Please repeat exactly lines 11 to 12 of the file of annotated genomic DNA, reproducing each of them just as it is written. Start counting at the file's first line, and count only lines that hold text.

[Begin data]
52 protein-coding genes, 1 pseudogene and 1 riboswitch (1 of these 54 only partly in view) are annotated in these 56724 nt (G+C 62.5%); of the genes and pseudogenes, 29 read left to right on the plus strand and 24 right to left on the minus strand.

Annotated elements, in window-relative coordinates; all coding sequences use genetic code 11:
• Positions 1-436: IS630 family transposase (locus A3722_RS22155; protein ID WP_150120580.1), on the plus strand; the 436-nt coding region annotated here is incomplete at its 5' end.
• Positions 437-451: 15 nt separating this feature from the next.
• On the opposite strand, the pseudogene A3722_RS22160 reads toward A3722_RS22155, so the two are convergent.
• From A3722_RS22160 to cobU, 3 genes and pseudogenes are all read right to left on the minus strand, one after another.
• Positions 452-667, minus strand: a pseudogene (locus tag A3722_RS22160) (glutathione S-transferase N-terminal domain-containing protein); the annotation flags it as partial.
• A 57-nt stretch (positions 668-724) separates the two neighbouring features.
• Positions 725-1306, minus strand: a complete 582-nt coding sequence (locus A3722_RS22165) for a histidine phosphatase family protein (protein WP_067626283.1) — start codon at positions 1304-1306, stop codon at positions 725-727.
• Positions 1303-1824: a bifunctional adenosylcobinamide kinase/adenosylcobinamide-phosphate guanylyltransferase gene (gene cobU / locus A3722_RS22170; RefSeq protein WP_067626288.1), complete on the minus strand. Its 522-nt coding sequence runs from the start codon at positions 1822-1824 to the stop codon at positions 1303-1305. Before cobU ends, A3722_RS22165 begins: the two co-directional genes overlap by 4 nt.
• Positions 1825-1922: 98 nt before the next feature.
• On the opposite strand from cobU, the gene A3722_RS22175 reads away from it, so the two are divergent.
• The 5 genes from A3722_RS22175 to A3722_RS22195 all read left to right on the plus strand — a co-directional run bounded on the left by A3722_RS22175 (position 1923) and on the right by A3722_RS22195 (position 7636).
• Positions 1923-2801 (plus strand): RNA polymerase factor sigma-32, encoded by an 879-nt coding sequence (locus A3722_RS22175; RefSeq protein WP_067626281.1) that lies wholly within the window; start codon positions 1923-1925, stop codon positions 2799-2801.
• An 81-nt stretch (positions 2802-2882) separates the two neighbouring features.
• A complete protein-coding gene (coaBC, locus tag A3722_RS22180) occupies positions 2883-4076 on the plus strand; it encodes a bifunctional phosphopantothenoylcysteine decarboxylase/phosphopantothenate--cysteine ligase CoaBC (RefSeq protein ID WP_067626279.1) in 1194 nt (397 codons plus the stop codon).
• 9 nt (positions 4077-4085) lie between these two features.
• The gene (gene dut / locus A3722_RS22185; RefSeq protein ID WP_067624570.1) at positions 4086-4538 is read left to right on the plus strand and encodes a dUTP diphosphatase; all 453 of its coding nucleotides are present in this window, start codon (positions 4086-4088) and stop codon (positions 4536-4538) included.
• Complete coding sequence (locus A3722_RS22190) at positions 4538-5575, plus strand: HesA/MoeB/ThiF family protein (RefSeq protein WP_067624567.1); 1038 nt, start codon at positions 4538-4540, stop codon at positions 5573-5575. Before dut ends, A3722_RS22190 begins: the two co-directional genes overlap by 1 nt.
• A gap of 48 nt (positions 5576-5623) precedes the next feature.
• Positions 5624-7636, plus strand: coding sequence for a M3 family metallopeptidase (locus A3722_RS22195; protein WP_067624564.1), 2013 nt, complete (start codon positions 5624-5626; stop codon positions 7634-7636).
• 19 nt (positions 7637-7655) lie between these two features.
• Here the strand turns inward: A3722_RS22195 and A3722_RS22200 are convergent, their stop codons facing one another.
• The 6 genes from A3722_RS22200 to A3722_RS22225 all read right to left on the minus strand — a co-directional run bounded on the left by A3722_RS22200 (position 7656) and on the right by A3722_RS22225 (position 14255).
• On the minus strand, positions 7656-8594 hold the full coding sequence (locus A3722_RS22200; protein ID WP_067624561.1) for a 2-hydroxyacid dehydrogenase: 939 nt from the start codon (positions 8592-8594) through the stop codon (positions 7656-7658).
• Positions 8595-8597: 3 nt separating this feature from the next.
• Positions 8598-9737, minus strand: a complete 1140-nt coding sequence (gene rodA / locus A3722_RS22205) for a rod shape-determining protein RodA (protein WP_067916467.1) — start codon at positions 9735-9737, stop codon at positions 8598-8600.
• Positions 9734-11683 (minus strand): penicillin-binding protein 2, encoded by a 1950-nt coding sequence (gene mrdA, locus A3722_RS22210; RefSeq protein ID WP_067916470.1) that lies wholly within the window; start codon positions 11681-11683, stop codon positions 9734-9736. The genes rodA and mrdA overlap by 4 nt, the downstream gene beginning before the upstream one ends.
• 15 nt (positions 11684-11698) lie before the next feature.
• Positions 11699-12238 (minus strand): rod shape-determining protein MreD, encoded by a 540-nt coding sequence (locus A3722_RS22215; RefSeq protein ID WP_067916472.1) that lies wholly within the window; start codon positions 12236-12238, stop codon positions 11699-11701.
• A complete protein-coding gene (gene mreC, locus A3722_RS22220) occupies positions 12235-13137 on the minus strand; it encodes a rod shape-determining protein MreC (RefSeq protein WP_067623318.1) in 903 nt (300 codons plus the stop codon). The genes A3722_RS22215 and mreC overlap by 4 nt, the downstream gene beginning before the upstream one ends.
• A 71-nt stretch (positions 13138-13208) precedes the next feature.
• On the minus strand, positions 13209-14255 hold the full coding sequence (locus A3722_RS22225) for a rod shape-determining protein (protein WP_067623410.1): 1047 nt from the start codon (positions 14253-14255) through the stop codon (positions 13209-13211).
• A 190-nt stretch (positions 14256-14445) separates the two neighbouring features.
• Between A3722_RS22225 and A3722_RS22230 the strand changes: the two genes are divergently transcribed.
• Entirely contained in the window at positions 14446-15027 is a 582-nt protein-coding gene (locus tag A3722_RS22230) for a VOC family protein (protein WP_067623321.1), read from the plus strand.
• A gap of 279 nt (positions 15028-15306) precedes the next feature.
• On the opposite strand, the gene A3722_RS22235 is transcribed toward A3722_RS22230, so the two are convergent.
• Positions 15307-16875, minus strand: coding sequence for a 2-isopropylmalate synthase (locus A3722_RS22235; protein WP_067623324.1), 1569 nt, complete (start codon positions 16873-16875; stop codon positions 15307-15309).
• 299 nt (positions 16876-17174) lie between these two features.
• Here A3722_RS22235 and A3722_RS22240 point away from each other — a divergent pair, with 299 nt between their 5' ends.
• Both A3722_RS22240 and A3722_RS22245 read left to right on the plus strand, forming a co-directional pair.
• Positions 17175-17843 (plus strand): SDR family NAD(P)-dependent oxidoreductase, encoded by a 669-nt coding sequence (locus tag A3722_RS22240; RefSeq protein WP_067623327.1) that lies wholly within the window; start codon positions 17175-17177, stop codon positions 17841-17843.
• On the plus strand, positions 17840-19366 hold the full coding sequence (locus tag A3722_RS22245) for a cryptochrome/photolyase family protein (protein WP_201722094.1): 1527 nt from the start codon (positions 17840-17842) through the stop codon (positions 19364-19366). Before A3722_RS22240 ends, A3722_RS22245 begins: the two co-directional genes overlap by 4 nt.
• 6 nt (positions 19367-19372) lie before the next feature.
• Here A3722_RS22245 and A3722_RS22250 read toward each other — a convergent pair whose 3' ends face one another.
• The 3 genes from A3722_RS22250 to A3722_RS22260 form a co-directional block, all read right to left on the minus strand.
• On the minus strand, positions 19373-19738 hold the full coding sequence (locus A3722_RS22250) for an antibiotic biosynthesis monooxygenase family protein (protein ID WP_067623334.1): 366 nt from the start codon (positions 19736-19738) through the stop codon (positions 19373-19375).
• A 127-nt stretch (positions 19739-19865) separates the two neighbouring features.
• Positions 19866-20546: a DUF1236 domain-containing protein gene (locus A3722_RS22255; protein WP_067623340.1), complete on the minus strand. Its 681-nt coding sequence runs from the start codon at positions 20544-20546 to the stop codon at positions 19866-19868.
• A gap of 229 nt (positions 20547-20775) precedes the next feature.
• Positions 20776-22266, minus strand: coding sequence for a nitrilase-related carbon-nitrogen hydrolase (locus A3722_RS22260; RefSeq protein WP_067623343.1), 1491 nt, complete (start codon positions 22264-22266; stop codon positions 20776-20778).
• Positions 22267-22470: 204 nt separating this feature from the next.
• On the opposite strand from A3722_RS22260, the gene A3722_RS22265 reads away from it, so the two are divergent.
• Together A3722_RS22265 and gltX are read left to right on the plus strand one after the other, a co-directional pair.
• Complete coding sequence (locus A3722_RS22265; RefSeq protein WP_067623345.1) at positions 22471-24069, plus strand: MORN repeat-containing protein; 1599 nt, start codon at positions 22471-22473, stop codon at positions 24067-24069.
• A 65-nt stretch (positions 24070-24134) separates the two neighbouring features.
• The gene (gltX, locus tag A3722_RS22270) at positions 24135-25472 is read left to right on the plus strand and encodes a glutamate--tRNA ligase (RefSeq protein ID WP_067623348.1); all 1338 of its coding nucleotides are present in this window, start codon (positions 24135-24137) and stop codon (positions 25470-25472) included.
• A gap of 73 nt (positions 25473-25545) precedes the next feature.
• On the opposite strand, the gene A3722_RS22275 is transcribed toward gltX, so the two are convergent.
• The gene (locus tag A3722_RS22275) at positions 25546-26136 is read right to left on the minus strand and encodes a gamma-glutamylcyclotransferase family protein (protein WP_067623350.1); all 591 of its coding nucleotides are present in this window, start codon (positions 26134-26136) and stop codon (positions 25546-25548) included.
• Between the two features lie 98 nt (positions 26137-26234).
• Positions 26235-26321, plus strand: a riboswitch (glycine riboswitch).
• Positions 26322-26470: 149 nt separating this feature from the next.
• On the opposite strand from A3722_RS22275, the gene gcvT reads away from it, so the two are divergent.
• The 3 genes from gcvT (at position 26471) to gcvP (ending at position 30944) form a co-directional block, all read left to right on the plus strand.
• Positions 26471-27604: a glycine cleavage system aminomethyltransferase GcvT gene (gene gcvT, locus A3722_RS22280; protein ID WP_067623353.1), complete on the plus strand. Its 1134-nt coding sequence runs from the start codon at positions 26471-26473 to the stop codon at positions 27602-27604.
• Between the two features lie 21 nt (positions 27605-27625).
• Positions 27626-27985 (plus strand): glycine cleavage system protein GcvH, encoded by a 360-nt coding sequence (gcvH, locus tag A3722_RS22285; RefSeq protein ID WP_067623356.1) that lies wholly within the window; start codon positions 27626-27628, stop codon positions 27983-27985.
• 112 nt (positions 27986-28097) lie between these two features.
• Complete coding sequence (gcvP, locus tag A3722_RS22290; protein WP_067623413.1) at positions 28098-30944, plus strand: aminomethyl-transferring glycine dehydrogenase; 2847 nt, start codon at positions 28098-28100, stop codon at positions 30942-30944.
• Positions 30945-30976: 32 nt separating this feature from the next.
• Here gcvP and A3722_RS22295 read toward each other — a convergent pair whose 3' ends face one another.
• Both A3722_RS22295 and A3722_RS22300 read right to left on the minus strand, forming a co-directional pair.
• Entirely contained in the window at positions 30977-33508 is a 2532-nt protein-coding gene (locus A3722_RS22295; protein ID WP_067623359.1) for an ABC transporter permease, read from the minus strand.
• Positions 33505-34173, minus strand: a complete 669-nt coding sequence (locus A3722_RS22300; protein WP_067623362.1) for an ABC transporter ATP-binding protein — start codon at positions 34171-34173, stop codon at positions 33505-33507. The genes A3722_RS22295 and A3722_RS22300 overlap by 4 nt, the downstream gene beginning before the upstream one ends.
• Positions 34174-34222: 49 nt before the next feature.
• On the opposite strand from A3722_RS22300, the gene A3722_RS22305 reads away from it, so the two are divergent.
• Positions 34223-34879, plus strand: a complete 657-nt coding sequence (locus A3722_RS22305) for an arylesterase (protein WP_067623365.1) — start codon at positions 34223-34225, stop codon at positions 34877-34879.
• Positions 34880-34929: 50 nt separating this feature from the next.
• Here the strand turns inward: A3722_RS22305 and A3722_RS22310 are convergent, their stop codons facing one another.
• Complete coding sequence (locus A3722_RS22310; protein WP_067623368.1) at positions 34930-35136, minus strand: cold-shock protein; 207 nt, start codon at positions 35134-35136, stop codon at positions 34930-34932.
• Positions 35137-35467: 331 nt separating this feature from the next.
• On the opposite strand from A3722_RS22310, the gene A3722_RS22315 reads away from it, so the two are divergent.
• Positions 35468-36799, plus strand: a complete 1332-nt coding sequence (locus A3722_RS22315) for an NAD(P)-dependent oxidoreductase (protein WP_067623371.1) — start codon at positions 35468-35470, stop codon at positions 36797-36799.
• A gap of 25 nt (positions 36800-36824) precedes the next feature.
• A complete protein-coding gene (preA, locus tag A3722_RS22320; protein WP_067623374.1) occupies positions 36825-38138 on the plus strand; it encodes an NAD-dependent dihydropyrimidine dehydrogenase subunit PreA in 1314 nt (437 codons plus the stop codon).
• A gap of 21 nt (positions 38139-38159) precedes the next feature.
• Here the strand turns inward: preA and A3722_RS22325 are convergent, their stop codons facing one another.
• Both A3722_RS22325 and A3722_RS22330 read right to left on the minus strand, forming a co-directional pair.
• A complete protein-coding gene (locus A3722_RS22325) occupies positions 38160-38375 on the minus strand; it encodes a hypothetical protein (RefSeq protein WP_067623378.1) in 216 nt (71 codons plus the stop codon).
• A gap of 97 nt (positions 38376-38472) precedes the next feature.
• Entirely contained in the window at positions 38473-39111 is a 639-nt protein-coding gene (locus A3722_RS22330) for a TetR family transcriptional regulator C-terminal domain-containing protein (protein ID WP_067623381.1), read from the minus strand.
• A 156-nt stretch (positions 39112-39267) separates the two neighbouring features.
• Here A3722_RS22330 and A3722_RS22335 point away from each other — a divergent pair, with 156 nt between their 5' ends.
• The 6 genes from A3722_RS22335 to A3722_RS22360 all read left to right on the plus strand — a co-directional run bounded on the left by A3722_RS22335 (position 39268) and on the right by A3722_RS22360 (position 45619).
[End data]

• Positions 1825-1922: 98 nt before the next feature.
• On the opposite strand from cobU, the gene A3722_RS22175 reads away from it, so the two are divergent.